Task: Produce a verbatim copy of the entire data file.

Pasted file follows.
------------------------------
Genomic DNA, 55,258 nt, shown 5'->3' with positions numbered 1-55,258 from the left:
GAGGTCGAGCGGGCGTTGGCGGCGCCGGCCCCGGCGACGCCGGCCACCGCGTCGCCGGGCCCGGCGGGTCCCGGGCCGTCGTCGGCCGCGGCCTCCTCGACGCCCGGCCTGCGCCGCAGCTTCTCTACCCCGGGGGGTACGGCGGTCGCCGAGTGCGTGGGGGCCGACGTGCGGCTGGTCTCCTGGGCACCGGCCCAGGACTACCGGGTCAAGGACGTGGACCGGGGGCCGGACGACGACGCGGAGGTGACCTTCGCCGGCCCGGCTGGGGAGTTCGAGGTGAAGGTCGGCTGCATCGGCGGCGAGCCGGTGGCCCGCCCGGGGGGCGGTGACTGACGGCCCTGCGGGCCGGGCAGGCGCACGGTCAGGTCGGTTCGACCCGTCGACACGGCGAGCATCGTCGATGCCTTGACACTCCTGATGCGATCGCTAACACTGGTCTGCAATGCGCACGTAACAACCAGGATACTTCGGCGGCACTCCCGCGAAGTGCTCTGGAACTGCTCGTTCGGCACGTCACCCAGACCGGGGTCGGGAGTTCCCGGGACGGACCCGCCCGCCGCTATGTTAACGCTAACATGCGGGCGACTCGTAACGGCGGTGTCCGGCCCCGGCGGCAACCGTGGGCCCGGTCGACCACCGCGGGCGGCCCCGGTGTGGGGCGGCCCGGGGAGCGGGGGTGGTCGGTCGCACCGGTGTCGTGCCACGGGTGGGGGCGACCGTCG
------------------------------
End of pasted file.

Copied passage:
Genomic DNA, 55,258 nt, shown 5'->3' with positions numbered 1-55,258 from the left:
GAGGTCGAGCGGGCGTTGGCGGCGCCGGCCCCGGCGACGCCGGCCACCGCGTCGCCGGGCCCGGCGGGTCCCGGGCCGTCGTCGGCCGCGGCCTCCTCGACGCCCGGCCTGCGCCGCAGCTTCTCTACCCCGGGGGGTACGGCGGTCGCCGAGTGCGTGGGGGCCGACGTGCGGCTGGTCTCCTGGGCACCGGCCCAGGACTACCGGGTCAAGGACGTGGACCGGGGGCCGGACGACGACGCGGAGGTGACCTTCGCCGGCCCGGCTGGGGAGTTCGAGGTGAAGGTCGGCTGCATCGGCGGCGAGCCGGTGGCCCGCCCGGGGGGCGGTGACTGACGGCCCTGCGGGCCGGGCAGGCGCACGGTCAGGTCGGTTCGACCCGTCGACACGGCGAGCATCGTCGATGCCTTGACACTCCTGATGCGATCGCTAACACTGGTCTGCAATGCGCACGTAACAACCAGGATACTTCGGCGGCACTCCCGCGAAGTGCTCTGGAACTGCTCGTTCGGCACGTCACCCAGACCGGGGTCGGGAGTTCCCGGGACGGACCCGCCCGCCGCTATGTTAACGCTAACATGCGGGCGACTCGTAACGGCGGTGTCCGGCCCCGGCGGCAACCGTGGGCCCGGTCGACCACCGCGGGCGGCCCCGGTGTGGGGCGGCCCGGGGAGCGGGGGTGGTCGGTCGCACCGGTGTCGTGCCACGGGTGGGGGCGACCGTCG